Is Arbitration Required for an Auto Accident Injury?
Whether or not you need to go to arbitration for your car accident injury will depend on a number of factors. If you are receiving compensation from your own insurer, you may need to go to arbitration if you have signed an arbitration clause as part of your purchase of insurance. In other circumstances, some states require that cases be submitted to arbitration or some other form of alternative dispute resolution (ADR), like mediation, before a court will be willing to hear the case. For example, the state of Minnesota requires a case to first go through ADR before it can be brought to trial.
What Is Arbitration?
Arbitration is a way of resolving a dispute that does not involve going to court. Instead, the parties to the dispute (in this case, it would be the insurance company and the policyholder) tell their side of the story to a neutral third party called the "arbitrator." The arbitrator then decides what is a fair settlement and both the insurer and the policyholder are bound by that decision and must accept it as final.
Arbitration clauses occur commonly in contracts that you sign every day, including the contract you may have signed when you bought insurance. These clauses exist because they are seen by most companies as a way to protect their interests. When a case is arbitrated, the insurer won’t have to worry about a very sympathetic jury awarding huge sums to a plaintiff. In many cases, the company can also better control its costs for legal services through arbitration. Check your policy to see if your claim is required to go to arbitration rather than to court. If you have such a provision in your insurance clause, arbitration may be your only option for recovering any money from the insurer, since the court will enforce that arbitration clause in almost all cases.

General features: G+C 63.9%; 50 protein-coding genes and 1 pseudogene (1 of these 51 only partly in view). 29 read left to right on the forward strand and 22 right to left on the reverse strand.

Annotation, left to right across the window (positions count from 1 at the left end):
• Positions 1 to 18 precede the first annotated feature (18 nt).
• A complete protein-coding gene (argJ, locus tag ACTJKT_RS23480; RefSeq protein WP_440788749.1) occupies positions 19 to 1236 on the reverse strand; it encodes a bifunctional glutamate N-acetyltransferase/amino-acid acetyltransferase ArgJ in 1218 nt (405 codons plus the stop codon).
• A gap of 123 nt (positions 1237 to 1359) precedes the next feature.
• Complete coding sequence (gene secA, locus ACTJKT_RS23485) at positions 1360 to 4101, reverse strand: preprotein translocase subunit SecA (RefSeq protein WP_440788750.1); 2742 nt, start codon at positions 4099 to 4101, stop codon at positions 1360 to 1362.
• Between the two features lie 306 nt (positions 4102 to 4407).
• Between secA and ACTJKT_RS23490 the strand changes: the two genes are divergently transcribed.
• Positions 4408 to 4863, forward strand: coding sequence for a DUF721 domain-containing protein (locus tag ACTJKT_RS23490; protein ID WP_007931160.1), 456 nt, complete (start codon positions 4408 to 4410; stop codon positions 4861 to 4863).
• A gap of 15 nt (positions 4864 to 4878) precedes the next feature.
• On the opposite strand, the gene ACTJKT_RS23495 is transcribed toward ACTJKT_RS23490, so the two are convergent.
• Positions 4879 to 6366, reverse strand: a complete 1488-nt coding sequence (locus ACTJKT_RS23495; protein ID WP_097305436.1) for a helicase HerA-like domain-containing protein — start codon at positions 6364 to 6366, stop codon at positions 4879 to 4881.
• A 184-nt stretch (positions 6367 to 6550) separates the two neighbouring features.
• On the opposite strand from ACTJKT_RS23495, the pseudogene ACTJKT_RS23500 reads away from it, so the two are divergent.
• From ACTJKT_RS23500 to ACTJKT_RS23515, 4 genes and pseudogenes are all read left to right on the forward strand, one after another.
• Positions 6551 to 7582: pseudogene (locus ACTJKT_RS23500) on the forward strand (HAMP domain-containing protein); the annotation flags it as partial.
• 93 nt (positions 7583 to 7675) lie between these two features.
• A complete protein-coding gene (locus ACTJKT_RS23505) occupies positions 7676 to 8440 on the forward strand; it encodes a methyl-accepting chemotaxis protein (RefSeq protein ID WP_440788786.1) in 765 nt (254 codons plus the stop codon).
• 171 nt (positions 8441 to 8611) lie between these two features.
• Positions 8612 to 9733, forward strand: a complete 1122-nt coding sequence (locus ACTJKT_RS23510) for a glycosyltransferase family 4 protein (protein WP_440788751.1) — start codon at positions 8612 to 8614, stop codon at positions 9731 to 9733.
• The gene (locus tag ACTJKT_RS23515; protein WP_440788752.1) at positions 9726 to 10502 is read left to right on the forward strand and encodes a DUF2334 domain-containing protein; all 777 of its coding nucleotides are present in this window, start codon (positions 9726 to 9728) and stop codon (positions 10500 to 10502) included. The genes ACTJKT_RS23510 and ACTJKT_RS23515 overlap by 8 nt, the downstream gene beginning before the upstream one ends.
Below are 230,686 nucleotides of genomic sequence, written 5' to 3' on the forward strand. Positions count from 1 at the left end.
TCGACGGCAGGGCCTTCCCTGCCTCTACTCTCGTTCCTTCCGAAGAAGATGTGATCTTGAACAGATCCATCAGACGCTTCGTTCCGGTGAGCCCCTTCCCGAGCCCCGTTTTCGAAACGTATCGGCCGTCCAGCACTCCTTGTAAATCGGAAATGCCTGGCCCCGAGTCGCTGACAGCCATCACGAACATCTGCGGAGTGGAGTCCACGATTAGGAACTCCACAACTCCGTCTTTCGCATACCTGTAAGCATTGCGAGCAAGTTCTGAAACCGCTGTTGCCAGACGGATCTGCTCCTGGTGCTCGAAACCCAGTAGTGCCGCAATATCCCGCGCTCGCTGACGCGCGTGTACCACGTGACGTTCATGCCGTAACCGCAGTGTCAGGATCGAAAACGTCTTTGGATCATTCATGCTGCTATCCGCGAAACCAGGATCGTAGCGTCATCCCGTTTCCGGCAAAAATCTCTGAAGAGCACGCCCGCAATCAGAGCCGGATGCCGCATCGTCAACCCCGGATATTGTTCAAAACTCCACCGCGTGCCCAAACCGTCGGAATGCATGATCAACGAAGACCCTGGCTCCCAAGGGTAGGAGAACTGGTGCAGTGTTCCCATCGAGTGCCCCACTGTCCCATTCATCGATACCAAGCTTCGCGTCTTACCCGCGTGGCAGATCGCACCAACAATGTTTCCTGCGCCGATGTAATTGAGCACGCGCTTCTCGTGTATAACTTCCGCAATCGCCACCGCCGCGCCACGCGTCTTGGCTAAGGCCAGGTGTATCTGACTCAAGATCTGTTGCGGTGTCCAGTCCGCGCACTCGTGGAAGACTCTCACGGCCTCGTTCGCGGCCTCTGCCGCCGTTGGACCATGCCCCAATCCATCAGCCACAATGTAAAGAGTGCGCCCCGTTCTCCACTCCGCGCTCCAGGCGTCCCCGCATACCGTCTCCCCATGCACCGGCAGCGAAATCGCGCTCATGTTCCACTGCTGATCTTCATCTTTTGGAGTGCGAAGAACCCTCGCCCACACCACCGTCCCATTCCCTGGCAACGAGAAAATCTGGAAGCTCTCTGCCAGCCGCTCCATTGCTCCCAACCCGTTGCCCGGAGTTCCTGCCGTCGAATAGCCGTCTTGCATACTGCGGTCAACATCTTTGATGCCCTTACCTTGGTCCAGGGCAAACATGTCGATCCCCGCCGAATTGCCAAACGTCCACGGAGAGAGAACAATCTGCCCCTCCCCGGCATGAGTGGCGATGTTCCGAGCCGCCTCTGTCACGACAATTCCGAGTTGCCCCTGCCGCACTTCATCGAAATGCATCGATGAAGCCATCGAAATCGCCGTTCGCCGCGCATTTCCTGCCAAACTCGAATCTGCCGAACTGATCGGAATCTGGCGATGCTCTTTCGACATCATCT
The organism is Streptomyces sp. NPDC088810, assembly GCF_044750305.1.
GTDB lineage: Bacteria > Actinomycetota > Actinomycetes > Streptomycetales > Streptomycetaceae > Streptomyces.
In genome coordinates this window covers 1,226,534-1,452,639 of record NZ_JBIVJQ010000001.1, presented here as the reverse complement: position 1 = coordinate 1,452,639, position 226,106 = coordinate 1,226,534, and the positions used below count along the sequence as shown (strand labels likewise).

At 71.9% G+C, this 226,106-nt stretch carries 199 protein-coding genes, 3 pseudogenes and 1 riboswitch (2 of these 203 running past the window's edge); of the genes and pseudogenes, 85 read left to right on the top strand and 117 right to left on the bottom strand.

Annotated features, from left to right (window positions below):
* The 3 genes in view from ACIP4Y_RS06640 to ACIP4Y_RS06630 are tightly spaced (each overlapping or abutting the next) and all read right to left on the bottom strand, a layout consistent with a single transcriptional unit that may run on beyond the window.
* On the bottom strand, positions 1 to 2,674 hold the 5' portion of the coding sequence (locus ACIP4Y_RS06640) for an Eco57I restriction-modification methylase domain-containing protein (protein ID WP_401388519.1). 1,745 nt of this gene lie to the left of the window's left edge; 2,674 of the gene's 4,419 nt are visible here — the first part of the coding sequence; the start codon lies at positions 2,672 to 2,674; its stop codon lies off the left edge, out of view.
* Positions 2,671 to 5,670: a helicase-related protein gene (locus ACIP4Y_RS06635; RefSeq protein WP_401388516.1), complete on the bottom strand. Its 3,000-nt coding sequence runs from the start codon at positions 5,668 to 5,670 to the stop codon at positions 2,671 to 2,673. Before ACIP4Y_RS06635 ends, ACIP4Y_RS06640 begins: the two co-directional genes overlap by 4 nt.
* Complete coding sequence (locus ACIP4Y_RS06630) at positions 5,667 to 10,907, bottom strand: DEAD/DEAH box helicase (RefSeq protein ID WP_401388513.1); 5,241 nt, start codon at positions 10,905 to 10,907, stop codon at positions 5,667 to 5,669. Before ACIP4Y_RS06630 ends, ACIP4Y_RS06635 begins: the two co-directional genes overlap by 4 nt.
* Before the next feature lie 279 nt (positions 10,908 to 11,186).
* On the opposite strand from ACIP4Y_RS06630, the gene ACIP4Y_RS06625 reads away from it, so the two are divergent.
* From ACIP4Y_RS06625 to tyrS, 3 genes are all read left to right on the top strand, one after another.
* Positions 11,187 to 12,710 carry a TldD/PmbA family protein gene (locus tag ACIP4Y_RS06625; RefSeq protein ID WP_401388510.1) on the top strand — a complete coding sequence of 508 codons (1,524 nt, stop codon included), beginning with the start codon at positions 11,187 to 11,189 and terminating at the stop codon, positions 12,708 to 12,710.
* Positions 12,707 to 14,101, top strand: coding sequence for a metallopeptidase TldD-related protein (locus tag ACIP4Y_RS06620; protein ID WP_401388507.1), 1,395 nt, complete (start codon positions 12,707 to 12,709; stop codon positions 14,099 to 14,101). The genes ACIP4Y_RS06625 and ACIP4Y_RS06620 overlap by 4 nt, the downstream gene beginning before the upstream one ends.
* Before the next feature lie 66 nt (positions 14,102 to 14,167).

Even if you don't have an arbitration clause, you may still find yourself arbitrating your car accident injury based on the orders of the court to do so. While in many cases this is non-binding arbitration (meaning you are not required to accept the decision as final), as opposed to binding arbitration that comes with an arbitration clause, it may still be in your best interests to accept the decision on compensation if it is fair, rather than having to go through a protracted trial.
The best thing to do if you are uncertain about arbitrating your car accident, or about any aspect of your injury case, is to contact a lawyer who can explain your rights and help protect you.